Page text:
London Open House weekend is a chance to see what's behind the façades you see every day - grand, bland or merely mysterious.
First off today was Wilton's Music Hall, like 19 Princelet St a magical shadow of its former (and this case rather raucous) glory: the song Champagne Charlie was written here, and they say up to fifteen hundred people could be there, though I don't see how. There's a small personal interest - my great-great-grandfather lived nearby in Wellclose Square in the 1830s, and he might well have known the public house that preceded the Music Hall: as someone who described himself as a "wine porter", I assume he'd have had some dealings with the Prince of Denmark, though he'd moved well away by the time the Music Hall was built.
It's a plain and simple auditorium behind a façade of terraced houses, and it feels almost domestically proportioned, comfortable and welcoming, even in its present crumbling state. Its future is still not secured. I plan to check out what a performance there is like: the next occasion is a Mozart oratorio (written when he was only eleven, for heaven's sake).
While there I noticed a leaflet for the opening of St George's German Lutheran Church nearby, so, passing up the full English breakfast in Poppies Diner on Royal Mint St (The coldest drinks in town), I went round there.
En route, I passed this evidence that it's possible to do something interesting with railings round empty land. Glancing at the estate agents' windows and the various "luxury" flat/rabbit-hutch conversions, I wondered what my great-great-grandfather and the denizens of Wilton's would have thought of the idea that Wapping would one day be one of the most expensive addresses in London, or that any part of it would attract so many of the heritage-visiting classes.
Come to that, it would have been as much of a surprise to the people who turned out in these streets to halt the Mosleyites in 1936. I was reminded of them on arrival at St George's. This fine and austere interior (complete with its 18th century box pews) received Dietrich Bonhoeffer, while he was pastor at nearby St Paul's German Church, before returning home and joining the resistance to the Nazis, for which he was executed. His church, by the way, was bombed flat in the Blitz. But it says something that the German community was able to go on worshipping at St George's, in German, throughout the Second World War.
From heritage and history to anything but. The Shri Swaminarayan Temple in Neasden is barely ten years old, and the hub of a vigorous and confident community. Just count the trophies, awards and photographs of the visiting great and good in the foyer, and savour the firm reminders (in the exhibition on Hinduism) of how much of our mathematical knowledge comes from ancient India.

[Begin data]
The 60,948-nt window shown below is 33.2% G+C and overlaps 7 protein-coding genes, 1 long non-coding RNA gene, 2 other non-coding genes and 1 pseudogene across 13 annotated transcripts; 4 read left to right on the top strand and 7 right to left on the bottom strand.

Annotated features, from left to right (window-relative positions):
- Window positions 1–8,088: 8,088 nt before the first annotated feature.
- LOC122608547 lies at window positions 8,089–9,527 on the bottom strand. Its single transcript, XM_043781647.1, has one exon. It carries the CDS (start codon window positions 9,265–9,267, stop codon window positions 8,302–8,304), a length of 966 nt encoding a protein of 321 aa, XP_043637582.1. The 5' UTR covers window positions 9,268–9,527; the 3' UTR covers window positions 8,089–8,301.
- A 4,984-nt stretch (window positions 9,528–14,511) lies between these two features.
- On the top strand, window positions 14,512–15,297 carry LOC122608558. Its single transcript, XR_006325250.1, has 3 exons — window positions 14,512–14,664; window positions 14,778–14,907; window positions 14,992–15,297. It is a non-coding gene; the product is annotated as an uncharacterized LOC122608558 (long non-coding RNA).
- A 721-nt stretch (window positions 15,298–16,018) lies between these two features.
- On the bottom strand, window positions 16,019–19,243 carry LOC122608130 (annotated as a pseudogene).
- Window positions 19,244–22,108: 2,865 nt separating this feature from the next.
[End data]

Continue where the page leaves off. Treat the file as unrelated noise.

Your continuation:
You approach along a particularly noisy and depressing stretch of the North Circular and eventually turn up an ordinary suburban traffic rat-run. And then, around a bend, there suddenly appears from behind the semi-detached houses a confection of white marble towers, tipped with gold and topped with flags.
Closer to, you can see the extraordinary intricacy of the carved marble. It's like this everywhere, inside and out, in the woodwork and the stonework. Photography is (politely) limited to the exterior, so you'll have to take my word for it.
Sadly, there's airport-style security on the way in. But once you've stowed your shoes, you can appreciate the airy foyer, with two double-storey atria, lit from skylights and looked on by the windows of upper rooms, with false balconies and supporting pillars. Every part of the surface is covered with carved wood. Miniatures of Ganesh the elephant god, flowers and leaves and I don't know what. A rather stern-looking man directed visitors into the exhibition on Hinduism (and the Shri Swaminarayan movement in particular); Swaminarayan was a guru from around 200 years ago, whose followers are now widespread and clearly very active around the world (there's a school over the road). Upstairs is the Mandir or prayer room. Here all is white marble, in the same intricate carving of pillars and ceiling, leading into a domed space lit by a clerestory; it's not quite as silent as the warning signs would like it to be. To one side is a door opening on the ceremonial staircase, roped off on this occasion to make a terrace, from which there's a fine view of those other temples to modern British forms of worship - IKEA and Wembley Stadium.
The detail of the decoration and the style of architecture reminded me of Moorish buildings in Spain or Mogul palaces and (dare I say it) mosques I'd seen in Lahore, though they wouldn't allow the representation of idols. I couldn't help feeling the contrast between the exuberance of the decoration and the selflessness emphasised in the exhibition. But then, I've often felt that in the more Baroque Catholic churches. And the shop reminded me of them too: burnished domestic shrines in various sizes (£75, £90, £120), and figures of gods in various rather bright shades of plastic, and all sizes, from pocket size at pocket-money prices up to rather jolly music-playing Ganeshes and Hanuman (the monkey-god) in both contemplative and warrior-like poses at £35+.